The majority of the model's airframe is built with materials that are gathered from "common", everyday sources with no hobby shop required. When I created my version, the only item I purchased from a hobby shop was 0.039-inch Music/Piano wire.
     Of course the power system and onboard radio components were purchased from typical sources including the local hobby shop and online suppliers.
     Chapter 1 takes the reader step-by-step through the design process and goals for this type of flying model. Chapter 2 describes the prototypes that were rejected and reasons why and demonstrates why the winner is the Winner. Chapter 3 lists all of the materials needed and where to purchase them. Chapter 4 leads the reader through the building process with well-documented photos and how-to text, as well as great tips. Chapter 5 covers the flying of the model and includes where to fly, the preflight procedure, tips on hand launching, and repairs. Chapter 6 covers enhancements like painting and decorating, a removable wing option, adding landing gear, mounting a camera, and making it sort of scale, Chapter 7 discusses possible variations which might include; free flight glider, basic trainer, slow flyer, motor glider, slope soarer, 3D aerobatic, combat, and pylon racer. Chapter 8 includes Carlos' suggestions for making it your own. (Which you'll see I did!)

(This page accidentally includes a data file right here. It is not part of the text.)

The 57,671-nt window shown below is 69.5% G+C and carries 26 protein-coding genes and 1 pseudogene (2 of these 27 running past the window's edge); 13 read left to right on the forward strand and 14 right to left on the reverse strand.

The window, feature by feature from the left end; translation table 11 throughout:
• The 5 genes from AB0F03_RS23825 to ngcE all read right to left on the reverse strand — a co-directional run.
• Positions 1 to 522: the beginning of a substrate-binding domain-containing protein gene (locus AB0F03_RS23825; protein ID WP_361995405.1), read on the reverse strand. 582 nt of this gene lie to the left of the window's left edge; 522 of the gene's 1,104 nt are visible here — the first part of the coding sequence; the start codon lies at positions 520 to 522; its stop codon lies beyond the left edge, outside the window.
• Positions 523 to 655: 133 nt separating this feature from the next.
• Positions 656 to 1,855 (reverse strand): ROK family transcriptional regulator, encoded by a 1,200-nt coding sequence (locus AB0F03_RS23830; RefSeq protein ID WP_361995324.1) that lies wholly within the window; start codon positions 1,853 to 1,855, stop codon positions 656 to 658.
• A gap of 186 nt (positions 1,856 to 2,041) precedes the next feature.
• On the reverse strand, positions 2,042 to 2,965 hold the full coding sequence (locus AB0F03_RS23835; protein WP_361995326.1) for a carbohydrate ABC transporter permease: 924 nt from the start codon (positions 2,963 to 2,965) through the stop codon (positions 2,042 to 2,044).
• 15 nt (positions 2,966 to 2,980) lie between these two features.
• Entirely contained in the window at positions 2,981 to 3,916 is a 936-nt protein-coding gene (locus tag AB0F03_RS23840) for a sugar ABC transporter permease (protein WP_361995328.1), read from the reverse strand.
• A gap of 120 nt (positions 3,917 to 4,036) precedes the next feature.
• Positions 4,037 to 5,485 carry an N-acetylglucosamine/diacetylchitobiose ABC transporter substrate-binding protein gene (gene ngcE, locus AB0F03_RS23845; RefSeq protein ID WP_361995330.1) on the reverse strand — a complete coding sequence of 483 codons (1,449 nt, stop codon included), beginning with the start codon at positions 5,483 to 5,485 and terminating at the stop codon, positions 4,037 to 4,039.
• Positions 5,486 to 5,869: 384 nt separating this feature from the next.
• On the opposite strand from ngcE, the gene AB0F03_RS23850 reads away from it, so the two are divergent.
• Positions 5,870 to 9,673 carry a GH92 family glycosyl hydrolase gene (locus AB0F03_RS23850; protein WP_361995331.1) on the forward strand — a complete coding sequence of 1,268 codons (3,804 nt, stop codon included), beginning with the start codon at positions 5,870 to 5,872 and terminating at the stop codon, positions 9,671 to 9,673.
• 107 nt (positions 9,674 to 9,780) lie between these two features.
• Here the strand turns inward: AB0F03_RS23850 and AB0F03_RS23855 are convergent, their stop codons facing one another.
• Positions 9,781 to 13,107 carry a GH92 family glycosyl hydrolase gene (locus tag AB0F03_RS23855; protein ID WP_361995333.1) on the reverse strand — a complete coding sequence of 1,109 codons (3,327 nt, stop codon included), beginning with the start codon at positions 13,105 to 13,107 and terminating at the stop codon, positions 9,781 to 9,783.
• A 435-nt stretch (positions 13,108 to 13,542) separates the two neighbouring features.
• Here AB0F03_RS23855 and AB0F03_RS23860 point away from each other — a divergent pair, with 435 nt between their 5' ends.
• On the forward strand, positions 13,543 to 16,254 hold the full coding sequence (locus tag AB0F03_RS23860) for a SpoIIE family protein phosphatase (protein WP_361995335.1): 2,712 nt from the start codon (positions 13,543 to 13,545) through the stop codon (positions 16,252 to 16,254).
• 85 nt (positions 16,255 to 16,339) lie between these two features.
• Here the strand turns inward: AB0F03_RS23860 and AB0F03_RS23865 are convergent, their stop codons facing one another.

As I read through various drafts of the book that Carlos was kind enough to send me, and exchanged emails with the author, my appetite was whetted for this type of model. I've never built anything like it in my modeling career, so I thought, "Why not? I just might learn something new."

Photo from RC Advisor's ModiFly book

What I Learned from This Book

   1.) The wing uses a KFm1, bottom-stepped, flat-plate type airfoil. I was only aware of the KFm family of airfoils from Carlos' first book.

   2.) All 1/8" dowel is not really 1/8" in diameter. The book lists the actual diameters of various 1/8" dowel found at local sources.